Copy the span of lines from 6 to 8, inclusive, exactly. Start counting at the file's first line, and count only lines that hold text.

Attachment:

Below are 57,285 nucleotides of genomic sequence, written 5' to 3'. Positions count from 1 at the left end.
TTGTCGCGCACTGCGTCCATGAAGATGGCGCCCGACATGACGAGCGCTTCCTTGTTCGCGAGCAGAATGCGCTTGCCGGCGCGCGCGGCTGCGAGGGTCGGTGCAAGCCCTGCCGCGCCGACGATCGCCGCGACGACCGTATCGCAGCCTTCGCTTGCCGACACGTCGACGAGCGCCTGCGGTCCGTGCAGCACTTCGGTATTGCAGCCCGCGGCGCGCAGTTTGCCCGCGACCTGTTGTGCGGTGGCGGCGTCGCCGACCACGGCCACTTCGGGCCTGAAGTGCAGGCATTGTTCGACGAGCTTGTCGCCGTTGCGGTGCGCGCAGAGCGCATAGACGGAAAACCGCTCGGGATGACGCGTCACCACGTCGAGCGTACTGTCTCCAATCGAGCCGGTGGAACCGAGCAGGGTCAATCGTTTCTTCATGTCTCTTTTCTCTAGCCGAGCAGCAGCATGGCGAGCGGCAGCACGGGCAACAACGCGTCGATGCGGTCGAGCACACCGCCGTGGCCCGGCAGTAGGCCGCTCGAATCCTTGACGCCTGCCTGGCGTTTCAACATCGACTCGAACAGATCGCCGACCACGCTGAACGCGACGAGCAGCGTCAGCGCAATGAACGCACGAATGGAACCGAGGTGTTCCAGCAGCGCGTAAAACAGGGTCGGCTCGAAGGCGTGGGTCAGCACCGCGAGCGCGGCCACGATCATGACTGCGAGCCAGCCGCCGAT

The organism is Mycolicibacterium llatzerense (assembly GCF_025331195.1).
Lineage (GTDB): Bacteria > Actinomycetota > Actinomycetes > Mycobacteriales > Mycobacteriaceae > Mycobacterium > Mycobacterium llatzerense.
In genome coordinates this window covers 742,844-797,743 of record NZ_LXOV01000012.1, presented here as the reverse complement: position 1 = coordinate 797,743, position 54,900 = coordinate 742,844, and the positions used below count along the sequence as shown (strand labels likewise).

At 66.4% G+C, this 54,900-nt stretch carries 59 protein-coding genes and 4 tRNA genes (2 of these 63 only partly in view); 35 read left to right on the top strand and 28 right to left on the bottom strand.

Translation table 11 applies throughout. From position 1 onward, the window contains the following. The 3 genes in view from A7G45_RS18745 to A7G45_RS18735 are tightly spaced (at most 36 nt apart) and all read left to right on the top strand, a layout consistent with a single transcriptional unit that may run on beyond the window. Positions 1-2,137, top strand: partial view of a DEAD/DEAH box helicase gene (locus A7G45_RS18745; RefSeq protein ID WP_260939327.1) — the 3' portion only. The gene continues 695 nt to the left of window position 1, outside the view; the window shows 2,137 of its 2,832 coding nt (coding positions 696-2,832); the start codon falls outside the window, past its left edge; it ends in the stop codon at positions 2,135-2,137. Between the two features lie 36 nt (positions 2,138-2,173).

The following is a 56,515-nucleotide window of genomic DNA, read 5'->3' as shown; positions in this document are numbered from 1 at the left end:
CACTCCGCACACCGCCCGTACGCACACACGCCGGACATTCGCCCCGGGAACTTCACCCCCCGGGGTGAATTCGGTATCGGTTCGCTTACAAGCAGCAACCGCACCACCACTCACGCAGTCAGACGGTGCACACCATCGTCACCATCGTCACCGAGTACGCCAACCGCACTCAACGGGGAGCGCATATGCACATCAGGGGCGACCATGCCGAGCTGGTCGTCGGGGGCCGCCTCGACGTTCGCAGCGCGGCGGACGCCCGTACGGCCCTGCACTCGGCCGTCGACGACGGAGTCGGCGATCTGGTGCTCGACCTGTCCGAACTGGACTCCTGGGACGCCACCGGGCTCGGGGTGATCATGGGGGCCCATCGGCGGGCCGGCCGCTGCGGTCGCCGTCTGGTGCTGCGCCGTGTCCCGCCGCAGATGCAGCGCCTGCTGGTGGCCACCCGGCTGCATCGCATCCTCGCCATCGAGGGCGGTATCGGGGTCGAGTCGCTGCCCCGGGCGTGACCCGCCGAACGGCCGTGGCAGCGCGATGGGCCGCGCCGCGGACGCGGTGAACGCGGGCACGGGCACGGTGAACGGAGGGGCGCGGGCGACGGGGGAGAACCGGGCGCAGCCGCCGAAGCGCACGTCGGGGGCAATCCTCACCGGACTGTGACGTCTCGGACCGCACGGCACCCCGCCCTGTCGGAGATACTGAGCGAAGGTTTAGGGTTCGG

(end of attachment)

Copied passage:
At 66.4% G+C, this 54,900-nt stretch carries 59 protein-coding genes and 4 tRNA genes (2 of these 63 only partly in view); 35 read left to right on the top strand and 28 right to left on the bottom strand.

Translation table 11 applies throughout. From position 1 onward, the window contains the following. The 3 genes in view from A7G45_RS18745 to A7G45_RS18735 are tightly spaced (at most 36 nt apart) and all read left to right on the top strand, a layout consistent with a single transcriptional unit that may run on beyond the window. Positions 1-2,137, top strand: partial view of a DEAD/DEAH box helicase gene (locus A7G45_RS18745; RefSeq protein ID WP_260939327.1) — the 3' portion only. The gene continues 695 nt to the left of window position 1, outside the view; the window shows 2,137 of its 2,832 coding nt (coding positions 696-2,832); the start codon falls outside the window, past its left edge; it ends in the stop codon at positions 2,135-2,137. Between the two features lie 36 nt (positions 2,138-2,173).

The following is a 56,515-nucleotide window of genomic DNA, read 5'->3' as shown; positions in this document are numbered from 1 at the left end: